In a column for Religion News Service, Phyllis Zagano said, "Without doubt, the best line to emanate from the synod on synodality is 'Excuse me, Your Eminence, she has not finished speaking.' That sums up the synod and the state of the Catholic Church's attitude toward change." Following are NCR reader responses to this column with letters that have been edited for length and clarity.
In my Connecticut parish, where there has been a precipitous drop in Mass attendance, there was not a peep, not a whisper, nor even a prayer about the month-long Synod. Many parishioners were entirely unaware of its occurrence. This should not be a surprise. Since 2013, every effort by Pope Francis to solicit feedback from lay men and women through his questionnaires went without mention. To give my feedback, I had to go out of the diocese and state entirely! Synodality should not be this difficult to achieve! It seems to me that the U.S. bishops are entirely disinterested in listening to the Holy Spirit unless they like what is being said.
J. E. OFFNER
Thanks for Phyllis Zagano's great analysis about the needs of women being rejected or ignored within the faith community. While Phyllis was writing more specifically about her disappointment over hierarchical foot dragging on a decision on women deacons, there were other nuances to her narrative that warrant discussion.
Whether it's within marriage or the church, there invariably comes a time when an ignored woman will declare, "Why am I even trying?" And when that happens, the woman departs. Whereas, within the beauty of loving, listening, synodal-type relationships, a reset can take place and the original bond is stronger and changed for the better.
This dynamic is especially useful in parish councils where, even if women are included, the "tyranny of the articulate" may prevail and the outcome is predicated upon the ideology of the strongest member. This is where a wise, skilled pastor, bishop or deacon can selectively create an even balance of ideologies within the council and facilitate it so that even the most timid council member is prayerfully listened to and is a valued voice. The tools of the synod — discussions in the round, prayer for discernment and three minute listening exercises — are invaluable for changing a spiritually dead (and possibly womanless) parish into a vibrant, holy one.
The philosophy behind synodality appears to value the ideas and voices of people who heretofore were largely ignored. This describes the pre-conciliar church as I remember it. The faithful would rarely speak candidly to clergy since there was an unwritten rule of providing deference to them regardless of their arguments.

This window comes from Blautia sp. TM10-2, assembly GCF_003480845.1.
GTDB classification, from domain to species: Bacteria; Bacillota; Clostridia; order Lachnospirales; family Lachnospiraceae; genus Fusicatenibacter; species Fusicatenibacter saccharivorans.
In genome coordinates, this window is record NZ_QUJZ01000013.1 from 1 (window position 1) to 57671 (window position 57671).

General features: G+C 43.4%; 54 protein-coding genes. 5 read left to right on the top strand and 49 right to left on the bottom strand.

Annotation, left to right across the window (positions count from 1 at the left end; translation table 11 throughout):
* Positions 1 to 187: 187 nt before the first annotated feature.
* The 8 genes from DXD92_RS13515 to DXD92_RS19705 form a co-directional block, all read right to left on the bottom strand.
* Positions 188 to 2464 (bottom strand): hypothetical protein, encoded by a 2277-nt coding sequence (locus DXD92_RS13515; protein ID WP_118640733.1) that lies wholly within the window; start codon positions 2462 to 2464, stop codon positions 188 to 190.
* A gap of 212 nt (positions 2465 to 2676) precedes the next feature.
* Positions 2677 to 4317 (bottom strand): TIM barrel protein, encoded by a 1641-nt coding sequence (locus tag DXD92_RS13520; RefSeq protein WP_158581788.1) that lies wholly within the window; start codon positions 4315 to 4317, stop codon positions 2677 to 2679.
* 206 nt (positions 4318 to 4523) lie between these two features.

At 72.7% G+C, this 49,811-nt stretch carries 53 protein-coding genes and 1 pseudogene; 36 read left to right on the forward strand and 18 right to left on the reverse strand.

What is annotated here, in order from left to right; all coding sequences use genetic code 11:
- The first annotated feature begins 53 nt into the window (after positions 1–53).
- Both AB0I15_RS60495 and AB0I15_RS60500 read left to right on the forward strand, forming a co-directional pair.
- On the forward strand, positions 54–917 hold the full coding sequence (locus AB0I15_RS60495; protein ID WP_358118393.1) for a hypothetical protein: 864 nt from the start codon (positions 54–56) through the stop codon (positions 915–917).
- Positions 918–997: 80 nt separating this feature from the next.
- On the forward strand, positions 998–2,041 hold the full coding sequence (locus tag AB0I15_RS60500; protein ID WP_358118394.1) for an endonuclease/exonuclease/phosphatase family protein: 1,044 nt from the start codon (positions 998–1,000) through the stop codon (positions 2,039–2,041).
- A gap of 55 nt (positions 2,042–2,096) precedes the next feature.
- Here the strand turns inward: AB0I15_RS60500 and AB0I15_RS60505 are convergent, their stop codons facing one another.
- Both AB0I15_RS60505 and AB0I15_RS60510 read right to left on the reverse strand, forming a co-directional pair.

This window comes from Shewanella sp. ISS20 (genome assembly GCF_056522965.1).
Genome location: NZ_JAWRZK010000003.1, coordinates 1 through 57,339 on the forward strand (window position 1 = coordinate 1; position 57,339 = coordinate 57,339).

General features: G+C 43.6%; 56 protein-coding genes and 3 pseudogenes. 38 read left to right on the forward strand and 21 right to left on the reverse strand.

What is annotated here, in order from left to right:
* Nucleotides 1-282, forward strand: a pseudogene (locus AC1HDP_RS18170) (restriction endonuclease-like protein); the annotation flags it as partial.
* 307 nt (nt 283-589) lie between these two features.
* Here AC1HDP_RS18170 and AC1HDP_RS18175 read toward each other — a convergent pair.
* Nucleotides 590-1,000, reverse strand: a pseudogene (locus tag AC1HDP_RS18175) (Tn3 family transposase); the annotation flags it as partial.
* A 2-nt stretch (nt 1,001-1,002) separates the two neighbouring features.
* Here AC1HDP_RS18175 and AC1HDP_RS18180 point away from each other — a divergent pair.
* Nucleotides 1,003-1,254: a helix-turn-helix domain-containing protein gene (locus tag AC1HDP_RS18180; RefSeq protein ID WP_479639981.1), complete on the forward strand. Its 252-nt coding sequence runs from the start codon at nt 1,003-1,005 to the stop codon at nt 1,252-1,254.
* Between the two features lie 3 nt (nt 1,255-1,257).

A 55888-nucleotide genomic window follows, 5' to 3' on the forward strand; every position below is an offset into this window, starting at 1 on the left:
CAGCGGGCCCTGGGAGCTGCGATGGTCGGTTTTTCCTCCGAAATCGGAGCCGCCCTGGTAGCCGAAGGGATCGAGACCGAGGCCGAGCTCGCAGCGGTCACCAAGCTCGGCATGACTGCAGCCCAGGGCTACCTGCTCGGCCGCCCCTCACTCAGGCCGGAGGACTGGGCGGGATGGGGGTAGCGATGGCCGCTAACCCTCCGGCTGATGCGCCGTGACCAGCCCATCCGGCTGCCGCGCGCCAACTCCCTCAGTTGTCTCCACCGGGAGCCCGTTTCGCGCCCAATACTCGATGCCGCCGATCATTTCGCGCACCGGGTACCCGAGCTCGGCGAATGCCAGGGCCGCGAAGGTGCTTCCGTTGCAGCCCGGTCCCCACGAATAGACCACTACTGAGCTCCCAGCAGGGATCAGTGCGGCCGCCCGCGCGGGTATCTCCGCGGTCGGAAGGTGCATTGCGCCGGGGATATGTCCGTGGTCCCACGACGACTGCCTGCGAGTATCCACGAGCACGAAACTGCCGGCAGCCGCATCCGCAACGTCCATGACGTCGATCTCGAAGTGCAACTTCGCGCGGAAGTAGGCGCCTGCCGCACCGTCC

Society has evolved since then. One can argue that the preconciliar days were as reflective of culture then as synodality is reflective of our more open and candid society today. These changes need to be understood by the clergy.
I have attended meetings where facilitators managed the conversations so all voices were heard. It appears the Synod was one such meeting and the remarks by Zagano seem to highlight that arrangement. Unfortunately, as Zagano alludes, most of our ecclesial leaders need facilitators when they attend meetings with the faithful. Reliance upon manners, whether in public forums or parish meetings, may not prove sufficient to allow all voices to be heard as Pope Francis envisions.
CHARLES A. LEGUERN
Great article. One can imagine the righteous anger Zagano felt as she tapped this out on her computer keys. Zagano is correct, synodality began and ended for the most part at the Vatican.
While prophetic reformer Pope Francis has evolved as a man and minister, many of his colleagues have no intention of moving from their comfort zones. Why? It's hard work. Many clerics have never been challenged or challenged themselves.
It takes a particular type of person to enter, remain in and prosper in a church job ... not a vocation or a calling. The author is correct that the Holy Mother Church is dying. Your Eminence will be out of a job — not a ministry.
Zagano unapologetically wrote the truth. It needs to be written again and again. More importantly it needs to be asked of the bishops. People today don't think or act like people of the 1950s. Having lived through them, I know the ages past had troubles of their own. Nothing glamorous or godly about life's harsh realities. The world has changed but the church hasn't.
MICHAEL J. MCDERMOTT
North Brookfield, Massachusetts